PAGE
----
Formed from Young and Bexar territories Created August 21, 1876 Organized March 10, 1891 Named in honor of Colonel Thomas S. Lubbock 1817 - 1862 Member of the New Orleans Greys at the storming of Bexar, commander of a company in the Santa Fe . . . Map (db m168812) HM
50Texas, Lubbock County, Lubbock — 3144 — Lubbock High School
On 19th Street (U.S. 62) at Avenue U, on the right when traveling west on 19th Street.
The city of Lubbock experienced a significant increase in population during the 1920s as it became the agricultural, educational, service, and trade center of the South Plains. This high school was built out of the need for providing an education . . . Map (db m73558) HM
51Texas, Lubbock County, Lubbock — Lubbock Post Office and Federal Building800 Broadway — Built in 1932 —
On Broadway, on the right when traveling west.
Listed in the National Register of Historic Places By the United States Department of the InteriorMap (db m136042) HM
52Texas, Lubbock County, Lubbock — Lubbock Women's Club
On West Broadway Street east of Avenue U, on the right when traveling west.
(Two markers identify this two-story brick building.) Starting in 1944, several women’s organizations met to coordinate their community improvement efforts. In February 1945, 22 groups became charter members of the Lubbock women’s club. . . . Map (db m168611) HM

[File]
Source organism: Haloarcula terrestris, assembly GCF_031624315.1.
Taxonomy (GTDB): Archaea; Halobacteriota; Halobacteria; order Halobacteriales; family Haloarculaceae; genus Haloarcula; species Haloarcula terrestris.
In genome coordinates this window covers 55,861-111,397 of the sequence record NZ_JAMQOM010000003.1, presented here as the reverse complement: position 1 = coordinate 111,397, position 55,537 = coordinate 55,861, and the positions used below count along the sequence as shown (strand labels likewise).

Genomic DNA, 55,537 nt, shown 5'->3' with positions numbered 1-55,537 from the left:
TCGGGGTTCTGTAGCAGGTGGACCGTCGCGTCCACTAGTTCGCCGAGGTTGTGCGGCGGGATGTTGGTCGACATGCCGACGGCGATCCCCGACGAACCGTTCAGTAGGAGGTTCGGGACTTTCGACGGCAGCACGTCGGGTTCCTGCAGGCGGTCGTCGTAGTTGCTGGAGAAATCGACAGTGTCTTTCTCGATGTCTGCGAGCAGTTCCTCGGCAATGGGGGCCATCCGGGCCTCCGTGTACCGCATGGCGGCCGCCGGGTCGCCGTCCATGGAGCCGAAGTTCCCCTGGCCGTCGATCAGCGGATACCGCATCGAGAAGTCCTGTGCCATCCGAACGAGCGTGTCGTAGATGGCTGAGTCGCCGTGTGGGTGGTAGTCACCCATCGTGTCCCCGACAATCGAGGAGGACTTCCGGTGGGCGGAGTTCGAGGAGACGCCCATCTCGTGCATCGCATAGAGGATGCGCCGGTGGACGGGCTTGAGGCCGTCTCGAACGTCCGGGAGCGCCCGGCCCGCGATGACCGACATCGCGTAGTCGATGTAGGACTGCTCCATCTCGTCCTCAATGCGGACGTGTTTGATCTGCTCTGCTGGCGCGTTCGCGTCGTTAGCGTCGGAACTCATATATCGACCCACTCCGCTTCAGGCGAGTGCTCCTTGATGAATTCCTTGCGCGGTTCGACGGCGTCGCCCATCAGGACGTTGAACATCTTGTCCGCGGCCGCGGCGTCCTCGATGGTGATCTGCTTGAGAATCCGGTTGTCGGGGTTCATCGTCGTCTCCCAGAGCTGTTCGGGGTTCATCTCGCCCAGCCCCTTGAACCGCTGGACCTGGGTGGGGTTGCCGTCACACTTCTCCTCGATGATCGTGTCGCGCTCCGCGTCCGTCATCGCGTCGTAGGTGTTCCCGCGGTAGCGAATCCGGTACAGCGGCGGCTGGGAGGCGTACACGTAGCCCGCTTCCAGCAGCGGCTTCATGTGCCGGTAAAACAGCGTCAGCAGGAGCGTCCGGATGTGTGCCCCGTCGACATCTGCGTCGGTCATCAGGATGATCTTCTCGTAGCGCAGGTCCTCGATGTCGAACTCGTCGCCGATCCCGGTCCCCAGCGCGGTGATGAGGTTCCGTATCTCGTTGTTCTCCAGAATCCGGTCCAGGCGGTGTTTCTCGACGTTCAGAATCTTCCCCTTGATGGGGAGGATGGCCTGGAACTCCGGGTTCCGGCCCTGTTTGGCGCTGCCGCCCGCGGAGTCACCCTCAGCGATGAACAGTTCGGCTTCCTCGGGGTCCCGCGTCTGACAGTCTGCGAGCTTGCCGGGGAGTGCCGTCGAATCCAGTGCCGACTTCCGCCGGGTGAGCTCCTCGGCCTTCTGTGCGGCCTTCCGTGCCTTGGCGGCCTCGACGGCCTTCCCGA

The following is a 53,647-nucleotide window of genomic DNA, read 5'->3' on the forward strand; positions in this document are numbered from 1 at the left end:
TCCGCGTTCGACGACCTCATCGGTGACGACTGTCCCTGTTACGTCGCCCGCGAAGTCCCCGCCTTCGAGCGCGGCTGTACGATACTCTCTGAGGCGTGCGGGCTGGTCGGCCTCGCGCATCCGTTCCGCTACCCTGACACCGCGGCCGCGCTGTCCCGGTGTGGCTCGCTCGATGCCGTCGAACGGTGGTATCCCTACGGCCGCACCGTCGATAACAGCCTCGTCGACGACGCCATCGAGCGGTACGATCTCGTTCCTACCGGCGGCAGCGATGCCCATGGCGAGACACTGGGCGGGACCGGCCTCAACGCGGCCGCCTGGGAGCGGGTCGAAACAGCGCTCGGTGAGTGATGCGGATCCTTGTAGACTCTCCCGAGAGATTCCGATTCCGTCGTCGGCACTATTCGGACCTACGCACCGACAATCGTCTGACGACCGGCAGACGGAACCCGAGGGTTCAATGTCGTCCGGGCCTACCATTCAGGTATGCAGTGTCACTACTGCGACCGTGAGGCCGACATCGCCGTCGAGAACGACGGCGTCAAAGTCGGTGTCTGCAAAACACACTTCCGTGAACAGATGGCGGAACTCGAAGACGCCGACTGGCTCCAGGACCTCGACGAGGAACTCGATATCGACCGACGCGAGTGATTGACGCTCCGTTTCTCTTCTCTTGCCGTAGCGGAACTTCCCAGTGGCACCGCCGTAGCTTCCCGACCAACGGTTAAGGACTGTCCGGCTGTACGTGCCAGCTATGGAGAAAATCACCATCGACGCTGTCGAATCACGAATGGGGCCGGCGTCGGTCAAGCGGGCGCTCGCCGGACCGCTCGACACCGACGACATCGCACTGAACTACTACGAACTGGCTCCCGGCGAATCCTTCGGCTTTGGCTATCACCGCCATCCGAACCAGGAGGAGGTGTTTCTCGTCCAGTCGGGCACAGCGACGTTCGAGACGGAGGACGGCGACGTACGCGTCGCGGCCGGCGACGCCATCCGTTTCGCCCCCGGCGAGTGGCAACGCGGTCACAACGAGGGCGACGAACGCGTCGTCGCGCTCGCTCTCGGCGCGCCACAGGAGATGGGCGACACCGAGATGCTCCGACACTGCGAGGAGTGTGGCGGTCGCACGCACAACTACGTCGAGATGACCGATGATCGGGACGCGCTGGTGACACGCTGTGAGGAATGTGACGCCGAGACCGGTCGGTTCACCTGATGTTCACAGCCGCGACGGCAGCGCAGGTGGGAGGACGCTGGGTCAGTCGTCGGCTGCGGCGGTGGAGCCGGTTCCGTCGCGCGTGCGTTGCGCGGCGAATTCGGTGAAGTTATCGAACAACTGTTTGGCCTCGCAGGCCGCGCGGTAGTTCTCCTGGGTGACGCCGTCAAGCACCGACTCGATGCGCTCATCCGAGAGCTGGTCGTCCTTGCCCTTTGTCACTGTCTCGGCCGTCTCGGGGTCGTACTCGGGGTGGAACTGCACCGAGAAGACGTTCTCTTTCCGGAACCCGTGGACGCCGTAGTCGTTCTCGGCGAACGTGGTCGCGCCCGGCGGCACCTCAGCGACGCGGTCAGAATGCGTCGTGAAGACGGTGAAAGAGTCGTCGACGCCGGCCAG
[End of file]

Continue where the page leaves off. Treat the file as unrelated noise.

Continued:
53Texas, Lubbock County, Lubbock — 18589 — Lubbock's First Cotton Gin
On Avenue A, 0.1 miles north of East 19th Street, on the right when traveling north.
The Lubbock Cotton Gin Company operated at a site 1/10 mile northeast in the 1900s and 1910s. Until 1903, the nearest gins were over 100 miles away, thus limiting any local experiments with growing cotton. However, after the first small . . . Map (db m168529) HM
54Texas, Lubbock County, Lubbock — 3181 — Mackenzie Scout Trail
On Broadway Street east of Buddy Holly Avenue, on the right when traveling west.
This marks one route of the Mackenzie Scout Trail extending from Camp Supply, Crosby County to Fort Sumner, New Mexico and used by the Army, 1872-1875, by buffalo hunters, 1876-1878, and by cattlemen 1878 until the fencing of the range. Erected by . . . Map (db m106404) HM